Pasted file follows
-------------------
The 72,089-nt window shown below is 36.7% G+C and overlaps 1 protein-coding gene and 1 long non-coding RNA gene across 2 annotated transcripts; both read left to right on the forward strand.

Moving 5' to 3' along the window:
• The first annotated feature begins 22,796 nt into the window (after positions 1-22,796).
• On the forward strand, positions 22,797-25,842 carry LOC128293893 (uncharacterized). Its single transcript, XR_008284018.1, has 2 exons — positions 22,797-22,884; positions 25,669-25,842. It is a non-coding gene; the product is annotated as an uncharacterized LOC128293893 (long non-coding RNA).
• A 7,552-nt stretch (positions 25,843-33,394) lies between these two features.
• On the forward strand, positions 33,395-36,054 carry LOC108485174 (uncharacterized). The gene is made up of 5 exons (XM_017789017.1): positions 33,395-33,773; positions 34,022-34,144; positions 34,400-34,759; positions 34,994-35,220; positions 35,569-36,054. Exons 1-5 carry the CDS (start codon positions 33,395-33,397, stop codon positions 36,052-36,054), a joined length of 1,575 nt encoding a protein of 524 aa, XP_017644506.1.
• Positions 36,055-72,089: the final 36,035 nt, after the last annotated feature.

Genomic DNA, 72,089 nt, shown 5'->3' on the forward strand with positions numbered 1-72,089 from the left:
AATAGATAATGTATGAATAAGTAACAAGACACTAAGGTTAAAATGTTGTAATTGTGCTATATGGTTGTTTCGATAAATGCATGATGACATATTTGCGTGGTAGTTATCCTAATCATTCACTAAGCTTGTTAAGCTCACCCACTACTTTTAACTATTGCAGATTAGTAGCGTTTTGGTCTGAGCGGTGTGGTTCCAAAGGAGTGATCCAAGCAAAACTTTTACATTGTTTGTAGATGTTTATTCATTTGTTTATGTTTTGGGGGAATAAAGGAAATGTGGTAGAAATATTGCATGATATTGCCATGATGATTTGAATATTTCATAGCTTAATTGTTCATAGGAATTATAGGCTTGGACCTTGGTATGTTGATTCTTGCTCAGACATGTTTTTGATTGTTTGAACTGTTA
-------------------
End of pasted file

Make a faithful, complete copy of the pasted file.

The 72,089-nt window shown below is 36.7% G+C and overlaps 1 protein-coding gene and 1 long non-coding RNA gene across 2 annotated transcripts; both read left to right on the forward strand.

Moving 5' to 3' along the window:
• The first annotated feature begins 22,796 nt into the window (after positions 1-22,796).
• On the forward strand, positions 22,797-25,842 carry LOC128293893 (uncharacterized). Its single transcript, XR_008284018.1, has 2 exons — positions 22,797-22,884; positions 25,669-25,842. It is a non-coding gene; the product is annotated as an uncharacterized LOC128293893 (long non-coding RNA).
• A 7,552-nt stretch (positions 25,843-33,394) lies between these two features.
• On the forward strand, positions 33,395-36,054 carry LOC108485174 (uncharacterized). The gene is made up of 5 exons (XM_017789017.1): positions 33,395-33,773; positions 34,022-34,144; positions 34,400-34,759; positions 34,994-35,220; positions 35,569-36,054. Exons 1-5 carry the CDS (start codon positions 33,395-33,397, stop codon positions 36,052-36,054), a joined length of 1,575 nt encoding a protein of 524 aa, XP_017644506.1.
• Positions 36,055-72,089: the final 36,035 nt, after the last annotated feature.

Genomic DNA, 72,089 nt, shown 5'->3' on the forward strand with positions numbered 1-72,089 from the left:
AATAGATAATGTATGAATAAGTAACAAGACACTAAGGTTAAAATGTTGTAATTGTGCTATATGGTTGTTTCGATAAATGCATGATGACATATTTGCGTGGTAGTTATCCTAATCATTCACTAAGCTTGTTAAGCTCACCCACTACTTTTAACTATTGCAGATTAGTAGCGTTTTGGTCTGAGCGGTGTGGTTCCAAAGGAGTGATCCAAGCAAAACTTTTACATTGTTTGTAGATGTTTATTCATTTGTTTATGTTTTGGGGGAATAAAGGAAATGTGGTAGAAATATTGCATGATATTGCCATGATGATTTGAATATTTCATAGCTTAATTGTTCATAGGAATTATAGGCTTGGACCTTGGTATGTTGATTCTTGCTCAGACATGTTTTTGATTGTTTGAACTGTTA